The research2 in question, published in the International Journal of Environmental Research and Public Health in December 2018, calls for an immediate revision of public health recommendations, noting that "nonburning UV exposure is a health benefit and — in moderation — should be recommended as such."
The authors warn that the public has been misled and misinformed about the health ramifications of sun avoidance, as there are significant hazards associated with vitamin D deficiency, including a heightened risk of heart disease and several cancers, especially internal cancers but also skin cancer.3
Vitamin D research demonstrates vitamin D is involved in the biochemical function of nearly every cell and tissue in your body, including your immune system. When you're deficient in vitamin D, your health can deteriorate in a variety of important ways, because your cells require the active form of vitamin D to gain access to the genetic blueprints stored inside the cell. A press release4 by the Canadian Vitamin D Society notes:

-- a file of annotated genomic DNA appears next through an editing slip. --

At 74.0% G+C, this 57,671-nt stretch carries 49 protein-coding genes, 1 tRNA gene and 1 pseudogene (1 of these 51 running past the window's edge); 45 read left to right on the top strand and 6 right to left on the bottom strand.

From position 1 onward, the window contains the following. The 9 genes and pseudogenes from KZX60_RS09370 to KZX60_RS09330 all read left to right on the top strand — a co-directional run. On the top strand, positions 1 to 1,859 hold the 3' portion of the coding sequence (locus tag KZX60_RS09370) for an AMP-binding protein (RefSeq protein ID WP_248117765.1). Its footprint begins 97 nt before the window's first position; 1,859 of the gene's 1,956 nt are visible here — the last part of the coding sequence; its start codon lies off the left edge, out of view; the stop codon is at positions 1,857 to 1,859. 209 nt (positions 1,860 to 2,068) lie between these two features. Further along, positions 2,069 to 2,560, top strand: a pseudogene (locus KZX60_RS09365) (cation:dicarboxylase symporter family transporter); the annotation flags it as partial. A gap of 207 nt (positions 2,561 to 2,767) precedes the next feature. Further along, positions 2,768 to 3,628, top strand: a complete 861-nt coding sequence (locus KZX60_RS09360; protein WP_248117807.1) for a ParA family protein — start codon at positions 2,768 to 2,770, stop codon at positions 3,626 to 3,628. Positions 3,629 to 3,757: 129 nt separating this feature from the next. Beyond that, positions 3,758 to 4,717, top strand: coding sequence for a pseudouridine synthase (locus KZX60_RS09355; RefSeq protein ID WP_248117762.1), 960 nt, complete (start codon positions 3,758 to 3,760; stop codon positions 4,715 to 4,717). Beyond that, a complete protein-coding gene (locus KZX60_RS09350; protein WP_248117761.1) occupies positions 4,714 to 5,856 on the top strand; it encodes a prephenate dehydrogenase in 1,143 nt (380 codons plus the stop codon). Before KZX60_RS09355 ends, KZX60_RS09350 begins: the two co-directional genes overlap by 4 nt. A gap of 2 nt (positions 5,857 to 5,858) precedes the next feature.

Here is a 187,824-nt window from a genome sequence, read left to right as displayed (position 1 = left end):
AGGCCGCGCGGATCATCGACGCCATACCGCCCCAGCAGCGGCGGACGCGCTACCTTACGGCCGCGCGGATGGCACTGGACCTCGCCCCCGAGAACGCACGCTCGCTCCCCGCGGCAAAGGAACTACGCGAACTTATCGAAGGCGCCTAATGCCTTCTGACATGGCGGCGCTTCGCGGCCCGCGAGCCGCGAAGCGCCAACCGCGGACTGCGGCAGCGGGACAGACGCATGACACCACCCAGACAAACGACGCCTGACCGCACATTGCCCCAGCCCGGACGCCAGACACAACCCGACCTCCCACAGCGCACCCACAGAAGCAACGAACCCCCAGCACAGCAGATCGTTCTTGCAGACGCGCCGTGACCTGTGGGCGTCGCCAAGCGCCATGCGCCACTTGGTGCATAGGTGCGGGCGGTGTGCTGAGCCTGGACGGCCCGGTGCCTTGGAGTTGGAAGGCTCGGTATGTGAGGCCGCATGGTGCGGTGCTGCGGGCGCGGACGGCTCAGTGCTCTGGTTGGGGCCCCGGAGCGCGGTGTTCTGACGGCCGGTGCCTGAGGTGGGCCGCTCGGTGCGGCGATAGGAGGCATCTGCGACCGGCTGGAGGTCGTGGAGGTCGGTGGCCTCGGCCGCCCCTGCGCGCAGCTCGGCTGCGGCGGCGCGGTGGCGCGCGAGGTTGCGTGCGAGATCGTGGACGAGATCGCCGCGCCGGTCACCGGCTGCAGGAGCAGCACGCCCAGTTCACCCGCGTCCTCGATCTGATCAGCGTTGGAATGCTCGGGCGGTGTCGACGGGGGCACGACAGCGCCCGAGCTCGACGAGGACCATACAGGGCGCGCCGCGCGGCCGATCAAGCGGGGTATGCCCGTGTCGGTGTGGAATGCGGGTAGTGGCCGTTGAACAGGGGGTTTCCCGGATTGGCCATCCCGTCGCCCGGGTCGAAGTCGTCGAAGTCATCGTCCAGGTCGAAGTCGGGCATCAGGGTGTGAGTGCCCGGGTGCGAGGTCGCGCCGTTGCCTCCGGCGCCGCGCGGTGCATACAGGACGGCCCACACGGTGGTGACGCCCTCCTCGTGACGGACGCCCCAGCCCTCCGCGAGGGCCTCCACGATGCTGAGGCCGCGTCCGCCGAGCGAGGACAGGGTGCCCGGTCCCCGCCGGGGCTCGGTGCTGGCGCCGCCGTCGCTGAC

"The authors examined the current state of scientific research and found that severe sunburns are linked to an increase risk of melanoma but nonburning sun exposure is linked to a reduced risk of melanoma.
'This is a message the public never receive from current public health guidelines,' states Dr. David Hoel, lead author, department of public health sciences, Medical University of South Carolina.
'The public is led to believe that all sun exposure should be avoided and that the avoidance of sun exposure is free of risk from a health perspective. That is not the case.'"
Indeed, the paper warns an estimated 12 percent of all U.S. deaths may be linked to inadequate sun exposure, and that sun avoidance is as potent a risk factor for death as smoking.